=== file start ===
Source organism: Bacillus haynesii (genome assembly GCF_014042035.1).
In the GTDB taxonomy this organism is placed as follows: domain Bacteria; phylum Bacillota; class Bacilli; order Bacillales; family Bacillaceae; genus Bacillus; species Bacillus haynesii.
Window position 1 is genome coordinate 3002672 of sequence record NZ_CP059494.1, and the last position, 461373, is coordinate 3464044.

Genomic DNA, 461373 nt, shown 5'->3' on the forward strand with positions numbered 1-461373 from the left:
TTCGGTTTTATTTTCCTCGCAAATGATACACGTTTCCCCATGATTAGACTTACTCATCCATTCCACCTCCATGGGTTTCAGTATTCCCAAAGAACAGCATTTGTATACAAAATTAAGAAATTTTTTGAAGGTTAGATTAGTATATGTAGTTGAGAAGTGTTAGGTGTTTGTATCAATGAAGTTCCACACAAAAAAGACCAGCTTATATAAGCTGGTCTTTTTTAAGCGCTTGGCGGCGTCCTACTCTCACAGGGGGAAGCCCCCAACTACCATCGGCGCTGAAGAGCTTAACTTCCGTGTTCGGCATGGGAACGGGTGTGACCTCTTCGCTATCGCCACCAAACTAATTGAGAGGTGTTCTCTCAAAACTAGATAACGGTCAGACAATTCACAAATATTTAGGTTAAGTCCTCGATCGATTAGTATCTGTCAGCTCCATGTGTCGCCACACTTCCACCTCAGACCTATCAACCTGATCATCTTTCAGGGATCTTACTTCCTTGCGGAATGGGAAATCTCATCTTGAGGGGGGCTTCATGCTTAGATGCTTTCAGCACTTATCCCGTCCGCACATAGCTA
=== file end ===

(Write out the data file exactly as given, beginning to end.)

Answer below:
Source organism: Bacillus haynesii (genome assembly GCF_014042035.1).
In the GTDB taxonomy this organism is placed as follows: domain Bacteria; phylum Bacillota; class Bacilli; order Bacillales; family Bacillaceae; genus Bacillus; species Bacillus haynesii.
Window position 1 is genome coordinate 3002672 of sequence record NZ_CP059494.1, and the last position, 461373, is coordinate 3464044.

Genomic DNA, 461373 nt, shown 5'->3' on the forward strand with positions numbered 1-461373 from the left:
TTCGGTTTTATTTTCCTCGCAAATGATACACGTTTCCCCATGATTAGACTTACTCATCCATTCCACCTCCATGGGTTTCAGTATTCCCAAAGAACAGCATTTGTATACAAAATTAAGAAATTTTTTGAAGGTTAGATTAGTATATGTAGTTGAGAAGTGTTAGGTGTTTGTATCAATGAAGTTCCACACAAAAAAGACCAGCTTATATAAGCTGGTCTTTTTTAAGCGCTTGGCGGCGTCCTACTCTCACAGGGGGAAGCCCCCAACTACCATCGGCGCTGAAGAGCTTAACTTCCGTGTTCGGCATGGGAACGGGTGTGACCTCTTCGCTATCGCCACCAAACTAATTGAGAGGTGTTCTCTCAAAACTAGATAACGGTCAGACAATTCACAAATATTTAGGTTAAGTCCTCGATCGATTAGTATCTGTCAGCTCCATGTGTCGCCACACTTCCACCTCAGACCTATCAACCTGATCATCTTTCAGGGATCTTACTTCCTTGCGGAATGGGAAATCTCATCTTGAGGGGGGCTTCATGCTTAGATGCTTTCAGCACTTATCCCGTCCGCACATAGCTA